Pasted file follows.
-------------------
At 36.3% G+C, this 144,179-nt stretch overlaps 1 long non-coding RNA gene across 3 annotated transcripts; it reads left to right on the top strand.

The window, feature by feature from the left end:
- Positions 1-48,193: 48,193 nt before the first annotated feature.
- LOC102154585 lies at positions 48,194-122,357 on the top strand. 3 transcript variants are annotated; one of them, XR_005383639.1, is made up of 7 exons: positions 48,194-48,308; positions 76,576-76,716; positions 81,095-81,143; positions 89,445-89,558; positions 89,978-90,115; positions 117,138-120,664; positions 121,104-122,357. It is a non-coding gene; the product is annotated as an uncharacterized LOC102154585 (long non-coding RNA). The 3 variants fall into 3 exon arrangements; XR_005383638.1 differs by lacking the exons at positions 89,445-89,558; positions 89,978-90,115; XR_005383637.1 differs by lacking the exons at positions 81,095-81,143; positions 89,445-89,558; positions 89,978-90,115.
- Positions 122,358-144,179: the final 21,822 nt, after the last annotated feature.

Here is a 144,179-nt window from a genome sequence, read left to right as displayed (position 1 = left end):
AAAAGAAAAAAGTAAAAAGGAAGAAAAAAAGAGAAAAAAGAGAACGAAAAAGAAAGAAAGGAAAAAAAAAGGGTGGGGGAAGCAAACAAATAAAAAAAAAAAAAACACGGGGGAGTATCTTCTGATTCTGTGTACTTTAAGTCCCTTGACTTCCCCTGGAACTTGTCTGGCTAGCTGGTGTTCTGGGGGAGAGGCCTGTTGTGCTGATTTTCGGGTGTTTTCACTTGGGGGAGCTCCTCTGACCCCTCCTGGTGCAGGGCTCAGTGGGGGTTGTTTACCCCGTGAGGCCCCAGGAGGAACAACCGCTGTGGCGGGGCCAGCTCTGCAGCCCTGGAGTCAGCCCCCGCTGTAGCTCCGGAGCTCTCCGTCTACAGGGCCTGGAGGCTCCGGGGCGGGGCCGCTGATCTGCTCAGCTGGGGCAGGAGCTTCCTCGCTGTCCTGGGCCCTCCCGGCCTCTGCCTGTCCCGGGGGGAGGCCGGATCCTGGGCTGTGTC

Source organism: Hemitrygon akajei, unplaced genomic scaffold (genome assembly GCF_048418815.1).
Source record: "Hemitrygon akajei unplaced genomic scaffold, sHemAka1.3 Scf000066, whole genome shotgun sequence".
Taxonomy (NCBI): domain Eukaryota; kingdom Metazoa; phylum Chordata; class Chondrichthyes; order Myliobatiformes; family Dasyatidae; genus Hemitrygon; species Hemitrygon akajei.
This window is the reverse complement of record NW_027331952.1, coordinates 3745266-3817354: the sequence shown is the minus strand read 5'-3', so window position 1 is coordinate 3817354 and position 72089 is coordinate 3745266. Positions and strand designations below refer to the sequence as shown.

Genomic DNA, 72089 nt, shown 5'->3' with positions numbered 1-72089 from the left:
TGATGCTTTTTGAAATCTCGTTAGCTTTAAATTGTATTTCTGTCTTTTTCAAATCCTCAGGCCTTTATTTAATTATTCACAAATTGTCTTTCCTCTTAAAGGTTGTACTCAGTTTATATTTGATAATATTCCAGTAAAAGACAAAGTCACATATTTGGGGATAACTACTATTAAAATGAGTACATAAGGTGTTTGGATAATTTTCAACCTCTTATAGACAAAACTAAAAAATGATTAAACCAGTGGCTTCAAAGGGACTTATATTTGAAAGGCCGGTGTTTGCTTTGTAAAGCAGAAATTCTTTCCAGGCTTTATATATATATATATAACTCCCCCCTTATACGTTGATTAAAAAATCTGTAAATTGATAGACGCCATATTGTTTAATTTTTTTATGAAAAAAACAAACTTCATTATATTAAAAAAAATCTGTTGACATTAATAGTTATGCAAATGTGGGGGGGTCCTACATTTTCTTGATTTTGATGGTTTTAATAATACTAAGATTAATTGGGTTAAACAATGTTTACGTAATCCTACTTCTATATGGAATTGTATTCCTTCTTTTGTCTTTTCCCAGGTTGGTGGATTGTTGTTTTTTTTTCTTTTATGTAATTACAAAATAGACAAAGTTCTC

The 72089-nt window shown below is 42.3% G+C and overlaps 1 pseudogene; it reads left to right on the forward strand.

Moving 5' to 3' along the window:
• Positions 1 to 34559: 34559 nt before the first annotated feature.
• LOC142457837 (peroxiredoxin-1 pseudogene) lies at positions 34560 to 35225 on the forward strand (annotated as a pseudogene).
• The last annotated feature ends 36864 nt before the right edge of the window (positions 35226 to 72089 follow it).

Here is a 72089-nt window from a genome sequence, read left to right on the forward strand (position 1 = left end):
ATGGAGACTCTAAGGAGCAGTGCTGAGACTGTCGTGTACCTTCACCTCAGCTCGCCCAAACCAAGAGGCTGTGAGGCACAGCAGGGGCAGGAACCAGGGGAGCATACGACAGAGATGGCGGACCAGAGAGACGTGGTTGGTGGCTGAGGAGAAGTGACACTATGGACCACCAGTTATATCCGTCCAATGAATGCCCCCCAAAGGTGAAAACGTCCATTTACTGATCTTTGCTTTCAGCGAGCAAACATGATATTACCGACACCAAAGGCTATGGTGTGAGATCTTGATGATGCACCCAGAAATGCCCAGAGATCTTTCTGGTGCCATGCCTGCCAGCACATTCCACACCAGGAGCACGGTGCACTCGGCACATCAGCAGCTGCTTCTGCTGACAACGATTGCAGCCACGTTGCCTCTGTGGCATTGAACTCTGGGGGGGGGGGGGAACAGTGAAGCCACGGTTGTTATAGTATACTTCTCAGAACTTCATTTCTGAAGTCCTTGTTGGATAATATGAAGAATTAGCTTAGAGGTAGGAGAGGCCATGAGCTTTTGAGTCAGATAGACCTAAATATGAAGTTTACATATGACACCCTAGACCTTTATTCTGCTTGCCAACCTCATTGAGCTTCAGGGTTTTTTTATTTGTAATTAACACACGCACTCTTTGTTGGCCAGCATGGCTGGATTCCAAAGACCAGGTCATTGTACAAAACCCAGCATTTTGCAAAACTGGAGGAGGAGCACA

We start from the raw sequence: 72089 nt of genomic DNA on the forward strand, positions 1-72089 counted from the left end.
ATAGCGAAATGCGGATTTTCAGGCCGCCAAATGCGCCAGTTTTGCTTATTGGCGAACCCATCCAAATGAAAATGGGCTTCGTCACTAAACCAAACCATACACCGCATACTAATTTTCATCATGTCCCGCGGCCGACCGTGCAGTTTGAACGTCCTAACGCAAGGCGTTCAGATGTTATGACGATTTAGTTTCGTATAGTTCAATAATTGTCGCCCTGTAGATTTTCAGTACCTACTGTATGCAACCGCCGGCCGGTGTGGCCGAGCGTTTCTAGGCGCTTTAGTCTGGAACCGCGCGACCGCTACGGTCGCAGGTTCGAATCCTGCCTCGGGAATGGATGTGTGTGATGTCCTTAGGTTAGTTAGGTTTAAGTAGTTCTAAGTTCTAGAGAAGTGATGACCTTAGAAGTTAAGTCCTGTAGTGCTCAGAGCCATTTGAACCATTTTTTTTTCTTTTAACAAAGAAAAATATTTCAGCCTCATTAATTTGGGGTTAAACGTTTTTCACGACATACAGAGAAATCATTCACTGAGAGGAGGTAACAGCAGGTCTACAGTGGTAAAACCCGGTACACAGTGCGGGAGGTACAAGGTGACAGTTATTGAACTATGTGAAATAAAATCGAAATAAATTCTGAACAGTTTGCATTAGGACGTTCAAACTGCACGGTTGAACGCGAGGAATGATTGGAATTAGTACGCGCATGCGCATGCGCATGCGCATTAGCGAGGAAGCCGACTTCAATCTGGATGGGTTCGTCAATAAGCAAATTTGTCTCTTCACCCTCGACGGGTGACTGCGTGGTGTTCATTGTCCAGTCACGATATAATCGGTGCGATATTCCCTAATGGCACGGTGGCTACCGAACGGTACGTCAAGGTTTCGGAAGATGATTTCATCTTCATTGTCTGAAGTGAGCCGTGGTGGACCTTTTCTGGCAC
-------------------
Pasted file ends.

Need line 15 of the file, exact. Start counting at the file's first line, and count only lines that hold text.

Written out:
Moving 5' to 3' along the window: